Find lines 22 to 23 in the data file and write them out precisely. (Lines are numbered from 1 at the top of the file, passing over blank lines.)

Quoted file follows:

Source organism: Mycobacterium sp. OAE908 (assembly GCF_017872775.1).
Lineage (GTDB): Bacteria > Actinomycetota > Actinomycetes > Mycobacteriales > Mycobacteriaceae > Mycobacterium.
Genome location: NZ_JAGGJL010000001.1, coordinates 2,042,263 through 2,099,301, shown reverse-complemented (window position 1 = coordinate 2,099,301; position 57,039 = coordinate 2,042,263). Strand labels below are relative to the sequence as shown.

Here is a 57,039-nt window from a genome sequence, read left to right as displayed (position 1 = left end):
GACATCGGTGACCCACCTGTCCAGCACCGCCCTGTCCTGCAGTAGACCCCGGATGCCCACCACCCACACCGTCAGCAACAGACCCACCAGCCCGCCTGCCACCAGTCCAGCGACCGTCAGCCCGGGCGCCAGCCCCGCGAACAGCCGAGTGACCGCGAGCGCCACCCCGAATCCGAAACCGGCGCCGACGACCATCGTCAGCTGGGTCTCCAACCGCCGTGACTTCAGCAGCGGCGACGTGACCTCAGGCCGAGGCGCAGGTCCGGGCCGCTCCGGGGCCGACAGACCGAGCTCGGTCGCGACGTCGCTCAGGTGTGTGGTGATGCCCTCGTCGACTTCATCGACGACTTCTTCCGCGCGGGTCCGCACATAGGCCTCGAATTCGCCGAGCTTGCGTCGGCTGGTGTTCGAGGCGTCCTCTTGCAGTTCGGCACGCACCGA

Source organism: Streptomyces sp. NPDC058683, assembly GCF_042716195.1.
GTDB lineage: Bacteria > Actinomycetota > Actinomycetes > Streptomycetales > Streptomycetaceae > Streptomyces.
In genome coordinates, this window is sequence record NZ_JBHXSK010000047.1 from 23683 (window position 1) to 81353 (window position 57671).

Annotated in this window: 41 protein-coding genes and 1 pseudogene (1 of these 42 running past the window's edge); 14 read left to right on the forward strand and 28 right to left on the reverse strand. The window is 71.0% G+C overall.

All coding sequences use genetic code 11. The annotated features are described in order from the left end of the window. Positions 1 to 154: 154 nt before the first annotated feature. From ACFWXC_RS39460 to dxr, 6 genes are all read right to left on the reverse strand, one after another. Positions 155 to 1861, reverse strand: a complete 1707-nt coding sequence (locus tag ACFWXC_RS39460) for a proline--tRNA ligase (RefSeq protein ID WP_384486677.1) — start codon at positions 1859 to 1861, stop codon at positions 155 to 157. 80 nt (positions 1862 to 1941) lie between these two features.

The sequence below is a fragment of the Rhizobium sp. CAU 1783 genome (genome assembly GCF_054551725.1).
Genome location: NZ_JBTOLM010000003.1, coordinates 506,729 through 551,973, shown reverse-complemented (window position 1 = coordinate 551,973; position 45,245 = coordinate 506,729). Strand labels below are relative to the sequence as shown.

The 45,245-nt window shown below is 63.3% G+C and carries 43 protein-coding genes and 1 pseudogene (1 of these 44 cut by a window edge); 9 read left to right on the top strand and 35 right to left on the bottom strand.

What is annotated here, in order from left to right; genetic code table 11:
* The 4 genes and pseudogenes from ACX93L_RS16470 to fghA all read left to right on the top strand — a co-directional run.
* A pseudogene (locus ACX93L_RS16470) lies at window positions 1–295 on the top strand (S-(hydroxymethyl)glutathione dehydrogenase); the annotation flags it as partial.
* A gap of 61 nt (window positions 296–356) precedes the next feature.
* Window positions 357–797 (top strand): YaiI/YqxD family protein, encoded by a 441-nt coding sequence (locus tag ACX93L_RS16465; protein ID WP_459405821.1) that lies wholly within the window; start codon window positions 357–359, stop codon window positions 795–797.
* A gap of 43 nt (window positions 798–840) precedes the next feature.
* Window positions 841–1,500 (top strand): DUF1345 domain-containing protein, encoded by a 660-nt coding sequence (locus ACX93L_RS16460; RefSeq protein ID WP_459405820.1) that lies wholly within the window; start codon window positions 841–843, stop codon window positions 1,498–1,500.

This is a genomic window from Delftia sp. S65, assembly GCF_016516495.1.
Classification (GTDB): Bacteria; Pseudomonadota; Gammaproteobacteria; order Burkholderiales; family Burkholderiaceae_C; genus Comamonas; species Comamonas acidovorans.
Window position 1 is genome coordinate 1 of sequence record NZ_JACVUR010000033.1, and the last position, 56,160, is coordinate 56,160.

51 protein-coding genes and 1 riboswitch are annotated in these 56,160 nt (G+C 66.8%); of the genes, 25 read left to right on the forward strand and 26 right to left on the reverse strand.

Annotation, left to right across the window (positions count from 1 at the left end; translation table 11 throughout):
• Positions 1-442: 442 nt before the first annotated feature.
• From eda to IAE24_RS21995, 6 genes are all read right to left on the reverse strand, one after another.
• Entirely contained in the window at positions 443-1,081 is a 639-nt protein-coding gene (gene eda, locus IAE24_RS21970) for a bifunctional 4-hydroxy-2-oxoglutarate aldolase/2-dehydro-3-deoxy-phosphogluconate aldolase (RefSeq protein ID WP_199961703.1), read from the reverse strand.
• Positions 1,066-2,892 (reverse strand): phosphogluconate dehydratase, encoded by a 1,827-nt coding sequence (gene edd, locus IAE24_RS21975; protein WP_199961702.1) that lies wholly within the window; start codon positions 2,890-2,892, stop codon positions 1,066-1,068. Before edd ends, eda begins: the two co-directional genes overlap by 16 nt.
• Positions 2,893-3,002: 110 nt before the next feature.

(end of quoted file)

Classification (GTDB): Bacteria; Pseudomonadota; Gammaproteobacteria; order Burkholderiales; family Burkholderiaceae_C; genus Comamonas; species Comamonas acidovorans.
Window position 1 is genome coordinate 1 of sequence record NZ_JACVUR010000033.1, and the last position, 56,160, is coordinate 56,160.